A couple of years ago I was pulled over on way to the office by a cop who resembled an extra from a Sabado Gigante skit. He crept up on me with his hand on his gun and when he got to the window, he asked for my license and registration in broken English. I was tempted to just drive away, thinking it was some sort of new way of car jacking. But, the middle of the afternoon in a business park is not time for car jacking.
Eventually, my weak Spanish and his poor English allowed us to communicate. He was, in fact, a local cop doing traffic duty. I guess they figured having a Spanish speaker was necessary. I think he forgot what he was doing or simply got confused, but he handed me back my stuff and I went on my way without him telling me why he pulled me over.
Law enforcement agencies struggling to fill their ranks or connect with their increasingly diverse populations are turning to immigrants to fill the gap.
Most agencies in the country require officers or deputies to be U.S. citizens, but some are allowing immigrants who are legally in the country to wear the badge. From Hawaii to Vermont, agencies are allowing green-card holders and legal immigrants with work permits to join their ranks.
At a time when 25,000 non-U.S. citizens are serving in the U.S. military, some feel it’s time for more police and sheriff departments to do the same. That’s why the Nashville Police Department is joining other departments to push the state legislature to change a law that bars non-citizens from becoming law enforcement officers.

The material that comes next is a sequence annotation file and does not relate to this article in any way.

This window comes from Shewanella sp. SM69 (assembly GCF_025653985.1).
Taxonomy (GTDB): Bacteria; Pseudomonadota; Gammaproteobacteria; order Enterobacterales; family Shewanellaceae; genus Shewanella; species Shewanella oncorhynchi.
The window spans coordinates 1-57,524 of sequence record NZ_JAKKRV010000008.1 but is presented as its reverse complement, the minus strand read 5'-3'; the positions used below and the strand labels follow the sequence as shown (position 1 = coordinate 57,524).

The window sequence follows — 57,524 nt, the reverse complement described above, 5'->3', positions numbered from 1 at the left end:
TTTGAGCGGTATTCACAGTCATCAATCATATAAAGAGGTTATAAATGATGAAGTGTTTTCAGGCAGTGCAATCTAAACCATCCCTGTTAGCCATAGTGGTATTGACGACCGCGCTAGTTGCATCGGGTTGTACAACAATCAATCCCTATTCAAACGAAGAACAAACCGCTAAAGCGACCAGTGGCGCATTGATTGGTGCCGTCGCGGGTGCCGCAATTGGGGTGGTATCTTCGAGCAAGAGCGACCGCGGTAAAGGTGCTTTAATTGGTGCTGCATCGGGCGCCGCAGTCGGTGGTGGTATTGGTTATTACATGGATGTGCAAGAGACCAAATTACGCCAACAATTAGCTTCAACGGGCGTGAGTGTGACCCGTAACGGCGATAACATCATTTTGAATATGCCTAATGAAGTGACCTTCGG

Department spokesman Don Aaron said they want immigrants who have been honorably discharged from the military to be eligible for service.
“Persons who have given of themselves in the service to this country potentially have much to offer Tennesseans,” he said. “We feel that … would benefit both the country and this city.”
Current rules vary across departments.
Some, like the Chicago and Hawaii police departments, allow any immigrant with a work authorization from U.S. Citizenship and Immigration Services to become an officer. That means people in the country on temporary visas or are applying for green cards can join.
Colorado State Patrol Sgt. Justin Mullins said the department usually struggles to fill trooper positions in less populous corners of the state, including patrol sectors high up in the mountains. He said immigrants from Canada, the Bahamas, the United Kingdom, Mexico and Central America who are willing to live in those remote places have helped the agency fill those vacancies.
“People that want to live there and build a family there and work there is a little more difficult to find,” Mullins said. “People moving from out of state, or out of the country, if they’re willing to work in these areas, then that’s great for us.”
This will not end well.